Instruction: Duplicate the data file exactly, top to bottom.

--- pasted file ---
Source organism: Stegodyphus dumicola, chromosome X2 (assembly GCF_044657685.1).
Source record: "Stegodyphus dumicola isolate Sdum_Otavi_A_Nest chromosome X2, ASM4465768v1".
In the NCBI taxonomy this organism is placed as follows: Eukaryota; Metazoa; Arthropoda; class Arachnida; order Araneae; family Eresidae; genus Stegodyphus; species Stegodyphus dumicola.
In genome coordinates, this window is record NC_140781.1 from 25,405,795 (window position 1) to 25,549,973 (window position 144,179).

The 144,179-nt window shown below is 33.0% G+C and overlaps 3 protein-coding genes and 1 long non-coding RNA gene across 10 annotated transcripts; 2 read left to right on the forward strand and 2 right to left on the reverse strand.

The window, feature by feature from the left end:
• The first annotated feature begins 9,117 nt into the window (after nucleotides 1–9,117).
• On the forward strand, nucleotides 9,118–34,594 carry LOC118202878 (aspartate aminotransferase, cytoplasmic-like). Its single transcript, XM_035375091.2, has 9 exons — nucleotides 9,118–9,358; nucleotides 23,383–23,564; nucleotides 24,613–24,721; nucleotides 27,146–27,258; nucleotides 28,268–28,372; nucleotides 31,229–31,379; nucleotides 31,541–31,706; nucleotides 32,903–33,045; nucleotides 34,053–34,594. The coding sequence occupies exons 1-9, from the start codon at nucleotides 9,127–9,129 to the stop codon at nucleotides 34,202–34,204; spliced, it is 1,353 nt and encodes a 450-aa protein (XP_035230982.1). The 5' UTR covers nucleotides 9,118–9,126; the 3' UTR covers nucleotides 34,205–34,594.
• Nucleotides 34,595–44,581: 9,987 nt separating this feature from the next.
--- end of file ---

Source organism: Stegodyphus dumicola, chromosome X2 (assembly GCF_044657685.1).
Source record: "Stegodyphus dumicola isolate Sdum_Otavi_A_Nest chromosome X2, ASM4465768v1".
In the NCBI taxonomy this organism is placed as follows: Eukaryota; Metazoa; Arthropoda; class Arachnida; order Araneae; family Eresidae; genus Stegodyphus; species Stegodyphus dumicola.
In genome coordinates, this window is record NC_140781.1 from 25,405,795 (window position 1) to 25,549,973 (window position 144,179).

The 144,179-nt window shown below is 33.0% G+C and overlaps 3 protein-coding genes and 1 long non-coding RNA gene across 10 annotated transcripts; 2 read left to right on the forward strand and 2 right to left on the reverse strand.

The window, feature by feature from the left end:
• The first annotated feature begins 9,117 nt into the window (after nucleotides 1–9,117).
• On the forward strand, nucleotides 9,118–34,594 carry LOC118202878 (aspartate aminotransferase, cytoplasmic-like). Its single transcript, XM_035375091.2, has 9 exons — nucleotides 9,118–9,358; nucleotides 23,383–23,564; nucleotides 24,613–24,721; nucleotides 27,146–27,258; nucleotides 28,268–28,372; nucleotides 31,229–31,379; nucleotides 31,541–31,706; nucleotides 32,903–33,045; nucleotides 34,053–34,594. The coding sequence occupies exons 1-9, from the start codon at nucleotides 9,127–9,129 to the stop codon at nucleotides 34,202–34,204; spliced, it is 1,353 nt and encodes a 450-aa protein (XP_035230982.1). The 5' UTR covers nucleotides 9,118–9,126; the 3' UTR covers nucleotides 34,205–34,594.
• Nucleotides 34,595–44,581: 9,987 nt separating this feature from the next.